The flight from Dublin to London on Thursday morning is virtually empty. On arrival, Mick Clohisey is collected at Heathrow Airport and taken in a biosecure taxi to a biosecure hotel sitting somewhere on 40 acres of its own country grounds at an undisclosed location outside the city.
Along the way he’s politely told to keep even the general direction to himself. There is tight security at the hotel gates and again in the lobby, where after checking in Clohisey is immediately taken away to be tested for coronavirus. After that he’s told to keep to his own little training bubble until Sunday morning, which in his case means keeping to himself.
He spots Sonia O'Sullivan in the lobby along with Sinead Diver, which is nice, and he'll later spot some other familiar faces, including Eliud Kipchoge and Kenenisa Bekele. Still everyone is more or less keeping to themselves, until start time on Sunday morning, when he'll line up where the race normally finishes on the Mall next to Buckingham Palace, and in a field of just 40 elite men, run almost 20 laps of St James's Park without a single spectator in sight and before an eight-hour live BBC audience of millions – and quite possibly be a part of marathon running history. (Look out for Mo Farah among the pacemakers.)
In or around the same time, there will be 45,000 other runners, from around 60 countries, who will have paid £20 for the right to run 26.2 miles somewhere far away in their own little bubble. It's the London Marathon all right, just not as we know it, and Clohisey is perfectly justified in finding it a little strange.
"Definitely a strange atmosphere," says the Raheny man, one of two Irish invites into that elite 40-man field, along with Stephen Scullion, both runners hoping the unique occasion may also help spring a personal best.
That’s because London is also being billed as the marathon showdown of the 21st century, which is probably a slight exaggeration but maybe not when the modern shoe technology is also considered. Kipchoge (35) and Bekele (38) are the only two men in history who have (officially) run the marathon in under two hours and two minutes, and Sunday also presents the chance for the first official sub-two – although the weather conditions may well inhibit that.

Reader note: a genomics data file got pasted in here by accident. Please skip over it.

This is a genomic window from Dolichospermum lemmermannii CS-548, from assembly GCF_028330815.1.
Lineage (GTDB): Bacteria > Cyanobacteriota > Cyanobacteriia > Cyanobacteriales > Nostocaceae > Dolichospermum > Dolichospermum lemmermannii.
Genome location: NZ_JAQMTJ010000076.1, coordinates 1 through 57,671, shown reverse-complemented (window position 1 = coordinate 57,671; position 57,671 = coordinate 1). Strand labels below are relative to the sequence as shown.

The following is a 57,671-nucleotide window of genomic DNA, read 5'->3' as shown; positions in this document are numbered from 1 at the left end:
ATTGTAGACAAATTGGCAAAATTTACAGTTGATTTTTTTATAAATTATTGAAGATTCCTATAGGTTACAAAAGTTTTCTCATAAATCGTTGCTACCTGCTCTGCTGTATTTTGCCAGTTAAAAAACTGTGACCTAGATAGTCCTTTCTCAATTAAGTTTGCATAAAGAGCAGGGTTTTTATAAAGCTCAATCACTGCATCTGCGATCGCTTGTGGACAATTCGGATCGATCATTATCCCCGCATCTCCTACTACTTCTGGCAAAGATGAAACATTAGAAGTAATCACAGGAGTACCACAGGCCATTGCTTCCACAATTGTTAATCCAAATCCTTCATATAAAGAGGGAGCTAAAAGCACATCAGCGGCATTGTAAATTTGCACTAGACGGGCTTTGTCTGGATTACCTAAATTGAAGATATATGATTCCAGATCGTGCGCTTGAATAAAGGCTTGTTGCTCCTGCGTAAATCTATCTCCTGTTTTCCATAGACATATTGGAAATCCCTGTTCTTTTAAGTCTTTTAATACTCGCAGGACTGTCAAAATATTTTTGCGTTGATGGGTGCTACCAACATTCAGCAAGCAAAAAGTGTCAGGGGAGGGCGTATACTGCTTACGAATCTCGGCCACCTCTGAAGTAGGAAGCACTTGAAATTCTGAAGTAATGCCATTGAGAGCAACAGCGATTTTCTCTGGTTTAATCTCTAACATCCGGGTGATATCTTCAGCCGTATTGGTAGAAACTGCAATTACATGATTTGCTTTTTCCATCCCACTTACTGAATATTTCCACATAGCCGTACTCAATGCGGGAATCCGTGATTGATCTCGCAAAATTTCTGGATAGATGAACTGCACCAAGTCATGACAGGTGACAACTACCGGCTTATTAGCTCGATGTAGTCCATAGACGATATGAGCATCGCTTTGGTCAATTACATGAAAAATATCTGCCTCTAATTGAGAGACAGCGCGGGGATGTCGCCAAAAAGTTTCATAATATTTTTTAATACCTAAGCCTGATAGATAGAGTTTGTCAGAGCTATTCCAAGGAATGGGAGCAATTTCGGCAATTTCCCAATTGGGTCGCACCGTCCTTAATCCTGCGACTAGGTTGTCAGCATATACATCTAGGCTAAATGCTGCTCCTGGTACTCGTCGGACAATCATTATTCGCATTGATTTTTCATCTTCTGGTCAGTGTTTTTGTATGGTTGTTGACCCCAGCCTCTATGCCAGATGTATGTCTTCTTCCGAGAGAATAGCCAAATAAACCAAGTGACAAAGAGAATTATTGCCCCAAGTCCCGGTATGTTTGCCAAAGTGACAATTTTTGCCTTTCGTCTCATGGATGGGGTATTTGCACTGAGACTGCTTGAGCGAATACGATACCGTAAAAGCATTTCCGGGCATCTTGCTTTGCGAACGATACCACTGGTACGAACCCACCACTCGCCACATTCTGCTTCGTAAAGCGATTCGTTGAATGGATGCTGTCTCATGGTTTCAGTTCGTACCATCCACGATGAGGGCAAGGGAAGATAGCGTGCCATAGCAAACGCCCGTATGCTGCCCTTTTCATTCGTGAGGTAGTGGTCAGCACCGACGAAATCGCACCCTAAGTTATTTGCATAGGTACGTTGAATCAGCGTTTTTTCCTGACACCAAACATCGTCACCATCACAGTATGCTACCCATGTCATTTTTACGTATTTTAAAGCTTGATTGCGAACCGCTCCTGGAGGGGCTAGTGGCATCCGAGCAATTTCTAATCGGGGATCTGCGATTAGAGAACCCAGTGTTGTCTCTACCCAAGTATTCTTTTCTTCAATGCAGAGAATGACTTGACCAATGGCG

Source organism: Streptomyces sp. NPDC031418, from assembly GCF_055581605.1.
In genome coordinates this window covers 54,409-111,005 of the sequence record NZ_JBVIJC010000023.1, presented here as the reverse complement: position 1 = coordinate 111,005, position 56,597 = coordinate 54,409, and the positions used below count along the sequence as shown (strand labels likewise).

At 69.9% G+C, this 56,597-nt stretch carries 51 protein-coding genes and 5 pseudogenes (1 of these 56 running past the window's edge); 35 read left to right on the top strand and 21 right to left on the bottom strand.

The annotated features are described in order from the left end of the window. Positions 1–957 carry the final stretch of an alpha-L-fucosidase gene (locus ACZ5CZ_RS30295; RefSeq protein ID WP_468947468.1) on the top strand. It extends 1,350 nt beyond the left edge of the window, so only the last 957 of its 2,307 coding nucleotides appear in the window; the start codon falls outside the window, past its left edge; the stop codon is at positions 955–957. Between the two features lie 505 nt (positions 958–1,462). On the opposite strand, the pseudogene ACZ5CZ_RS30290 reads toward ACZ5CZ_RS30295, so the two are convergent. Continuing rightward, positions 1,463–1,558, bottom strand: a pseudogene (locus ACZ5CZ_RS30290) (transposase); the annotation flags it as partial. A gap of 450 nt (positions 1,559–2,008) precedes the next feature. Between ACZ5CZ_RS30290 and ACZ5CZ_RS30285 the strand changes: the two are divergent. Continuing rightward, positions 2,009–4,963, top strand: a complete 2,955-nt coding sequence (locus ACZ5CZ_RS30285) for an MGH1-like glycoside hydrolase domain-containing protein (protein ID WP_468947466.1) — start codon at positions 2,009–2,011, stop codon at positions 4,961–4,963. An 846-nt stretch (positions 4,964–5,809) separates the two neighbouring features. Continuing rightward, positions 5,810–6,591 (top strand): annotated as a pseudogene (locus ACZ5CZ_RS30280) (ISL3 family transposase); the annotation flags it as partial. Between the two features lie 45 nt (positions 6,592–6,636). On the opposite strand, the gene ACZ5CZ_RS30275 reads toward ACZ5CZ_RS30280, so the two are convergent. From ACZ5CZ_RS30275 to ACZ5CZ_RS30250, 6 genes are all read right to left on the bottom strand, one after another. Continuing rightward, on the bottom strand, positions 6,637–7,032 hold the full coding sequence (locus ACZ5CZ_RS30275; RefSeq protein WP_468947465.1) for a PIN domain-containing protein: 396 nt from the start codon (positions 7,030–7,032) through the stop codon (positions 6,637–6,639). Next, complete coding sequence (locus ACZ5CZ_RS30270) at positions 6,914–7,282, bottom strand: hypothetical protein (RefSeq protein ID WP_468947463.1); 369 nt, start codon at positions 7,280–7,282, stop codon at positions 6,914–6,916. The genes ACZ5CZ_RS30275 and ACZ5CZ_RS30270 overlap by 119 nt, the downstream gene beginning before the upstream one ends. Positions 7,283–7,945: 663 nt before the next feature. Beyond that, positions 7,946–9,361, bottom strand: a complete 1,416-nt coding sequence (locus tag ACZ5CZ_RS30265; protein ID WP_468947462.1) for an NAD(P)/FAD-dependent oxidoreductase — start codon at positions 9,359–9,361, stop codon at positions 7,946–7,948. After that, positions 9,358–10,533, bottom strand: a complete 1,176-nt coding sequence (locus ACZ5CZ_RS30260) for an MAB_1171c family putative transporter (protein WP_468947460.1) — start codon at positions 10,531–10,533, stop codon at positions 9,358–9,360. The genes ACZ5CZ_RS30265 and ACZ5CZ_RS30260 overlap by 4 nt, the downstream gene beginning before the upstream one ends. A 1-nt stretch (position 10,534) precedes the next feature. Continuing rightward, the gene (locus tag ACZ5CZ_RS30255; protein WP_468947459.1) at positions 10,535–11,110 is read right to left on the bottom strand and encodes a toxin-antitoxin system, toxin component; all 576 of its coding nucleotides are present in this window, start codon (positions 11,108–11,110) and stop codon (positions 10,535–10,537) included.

Despite their age, they're also close to their prime – Kipchoge, from Kenya, running his world record of 2:01:39 in Berlin in 2018, before Bekele, from Ethiopia, went there last September and ran 2:01:41. Two weeks after that, Kipchoge went to the Nike promotion in Vienna also known as the Ineos sub-two, where running with a range of forbidden pace assistance he clocked an unofficial world best of 1:59:40.
Sunday’s 1.34-mile circuit around St James’s Park was the original site for that sub-two, before it was moved to the more weather-friendly Vienna, and both Kipchoge and Bekele, who will be wearing different models of the Nike Vaporfly, appear hungry to at least try for it.
The women's race of 26 elites, which sets off three hours before the men at 7.15am, promises to be equally quick, Kenya's Brigid Kosgei eying up her world record of 2:14:04 set in Chicago last October. For Diver, the 43 year-old born and raised in Belmullet and now representing Australia, there's the 2:24:11 she ran when finishing seventh in London last year to aim for, that superb performance followed up by her 2:26:23 when finishing fifth best in New York.
Both Clohisey and Scullion, Irish marathon champions in 2018 and 2019 respectively, are in form to rewrite their bests: Clohisey’s 2:13:19 stems from Dublin two years ago, Scullion’s 2:11:52 run in Houston back in January, the Belfast runner last month improving his half marathon best to 61:12 in Larne.
“It will obviously be a different experience running the laps,” says Clohisey, “which I’ve been practising in the Phoenix Park on similar small laps to replicate the monotony. It’s also been a more compact build-up, as it was a late enough decision to run, as everything was so unpredictable this season. But training has been going very well and definitely excited for it.”
As well he might, the chance to race alongside Kipchoge and Bekele in the strangest of London Marathons, the 40th running of which won’t easily be forgotten.